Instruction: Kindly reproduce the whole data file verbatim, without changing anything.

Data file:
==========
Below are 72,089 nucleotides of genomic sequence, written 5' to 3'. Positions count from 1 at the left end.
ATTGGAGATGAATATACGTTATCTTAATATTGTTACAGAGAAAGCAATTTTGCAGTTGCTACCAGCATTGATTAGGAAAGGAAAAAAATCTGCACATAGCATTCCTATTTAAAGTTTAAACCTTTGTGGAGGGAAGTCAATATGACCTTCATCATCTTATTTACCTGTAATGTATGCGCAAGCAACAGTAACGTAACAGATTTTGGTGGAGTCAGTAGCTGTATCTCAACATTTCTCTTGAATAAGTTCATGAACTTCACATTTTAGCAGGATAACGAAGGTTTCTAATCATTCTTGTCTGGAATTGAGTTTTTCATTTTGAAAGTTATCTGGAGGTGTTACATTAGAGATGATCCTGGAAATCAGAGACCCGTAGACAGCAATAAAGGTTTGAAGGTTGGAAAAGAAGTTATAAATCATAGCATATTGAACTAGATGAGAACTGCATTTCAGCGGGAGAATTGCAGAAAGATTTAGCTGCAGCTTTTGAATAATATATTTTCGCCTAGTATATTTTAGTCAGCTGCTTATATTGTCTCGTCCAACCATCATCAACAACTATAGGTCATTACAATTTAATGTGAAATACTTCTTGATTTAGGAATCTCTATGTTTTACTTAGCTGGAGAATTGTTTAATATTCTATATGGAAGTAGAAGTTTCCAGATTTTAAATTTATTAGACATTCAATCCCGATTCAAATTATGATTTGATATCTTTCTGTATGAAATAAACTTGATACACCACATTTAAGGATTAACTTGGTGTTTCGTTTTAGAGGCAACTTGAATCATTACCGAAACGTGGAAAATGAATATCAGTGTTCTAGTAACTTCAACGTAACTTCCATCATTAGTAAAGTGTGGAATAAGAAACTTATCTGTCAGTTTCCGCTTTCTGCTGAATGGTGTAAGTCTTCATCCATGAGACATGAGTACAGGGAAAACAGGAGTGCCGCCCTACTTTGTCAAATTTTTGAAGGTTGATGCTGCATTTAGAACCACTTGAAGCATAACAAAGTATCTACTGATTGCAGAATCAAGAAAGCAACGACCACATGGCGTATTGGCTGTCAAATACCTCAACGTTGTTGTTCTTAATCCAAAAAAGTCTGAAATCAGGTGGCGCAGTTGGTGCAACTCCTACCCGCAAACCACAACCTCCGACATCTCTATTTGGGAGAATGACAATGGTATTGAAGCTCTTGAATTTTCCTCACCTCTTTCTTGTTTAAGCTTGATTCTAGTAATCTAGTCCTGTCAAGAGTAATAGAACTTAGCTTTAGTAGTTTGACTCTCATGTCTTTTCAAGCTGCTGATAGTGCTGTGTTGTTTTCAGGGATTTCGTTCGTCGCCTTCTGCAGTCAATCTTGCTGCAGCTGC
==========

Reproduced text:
Below are 72,089 nucleotides of genomic sequence, written 5' to 3'. Positions count from 1 at the left end.
ATTGGAGATGAATATACGTTATCTTAATATTGTTACAGAGAAAGCAATTTTGCAGTTGCTACCAGCATTGATTAGGAAAGGAAAAAAATCTGCACATAGCATTCCTATTTAAAGTTTAAACCTTTGTGGAGGGAAGTCAATATGACCTTCATCATCTTATTTACCTGTAATGTATGCGCAAGCAACAGTAACGTAACAGATTTTGGTGGAGTCAGTAGCTGTATCTCAACATTTCTCTTGAATAAGTTCATGAACTTCACATTTTAGCAGGATAACGAAGGTTTCTAATCATTCTTGTCTGGAATTGAGTTTTTCATTTTGAAAGTTATCTGGAGGTGTTACATTAGAGATGATCCTGGAAATCAGAGACCCGTAGACAGCAATAAAGGTTTGAAGGTTGGAAAAGAAGTTATAAATCATAGCATATTGAACTAGATGAGAACTGCATTTCAGCGGGAGAATTGCAGAAAGATTTAGCTGCAGCTTTTGAATAATATATTTTCGCCTAGTATATTTTAGTCAGCTGCTTATATTGTCTCGTCCAACCATCATCAACAACTATAGGTCATTACAATTTAATGTGAAATACTTCTTGATTTAGGAATCTCTATGTTTTACTTAGCTGGAGAATTGTTTAATATTCTATATGGAAGTAGAAGTTTCCAGATTTTAAATTTATTAGACATTCAATCCCGATTCAAATTATGATTTGATATCTTTCTGTATGAAATAAACTTGATACACCACATTTAAGGATTAACTTGGTGTTTCGTTTTAGAGGCAACTTGAATCATTACCGAAACGTGGAAAATGAATATCAGTGTTCTAGTAACTTCAACGTAACTTCCATCATTAGTAAAGTGTGGAATAAGAAACTTATCTGTCAGTTTCCGCTTTCTGCTGAATGGTGTAAGTCTTCATCCATGAGACATGAGTACAGGGAAAACAGGAGTGCCGCCCTACTTTGTCAAATTTTTGAAGGTTGATGCTGCATTTAGAACCACTTGAAGCATAACAAAGTATCTACTGATTGCAGAATCAAGAAAGCAACGACCACATGGCGTATTGGCTGTCAAATACCTCAACGTTGTTGTTCTTAATCCAAAAAAGTCTGAAATCAGGTGGCGCAGTTGGTGCAACTCCTACCCGCAAACCACAACCTCCGACATCTCTATTTGGGAGAATGACAATGGTATTGAAGCTCTTGAATTTTCCTCACCTCTTTCTTGTTTAAGCTTGATTCTAGTAATCTAGTCCTGTCAAGAGTAATAGAACTTAGCTTTAGTAGTTTGACTCTCATGTCTTTTCAAGCTGCTGATAGTGCTGTGTTGTTTTCAGGGATTTCGTTCGTCGCCTTCTGCAGTCAATCTTGCTGCAGCTGC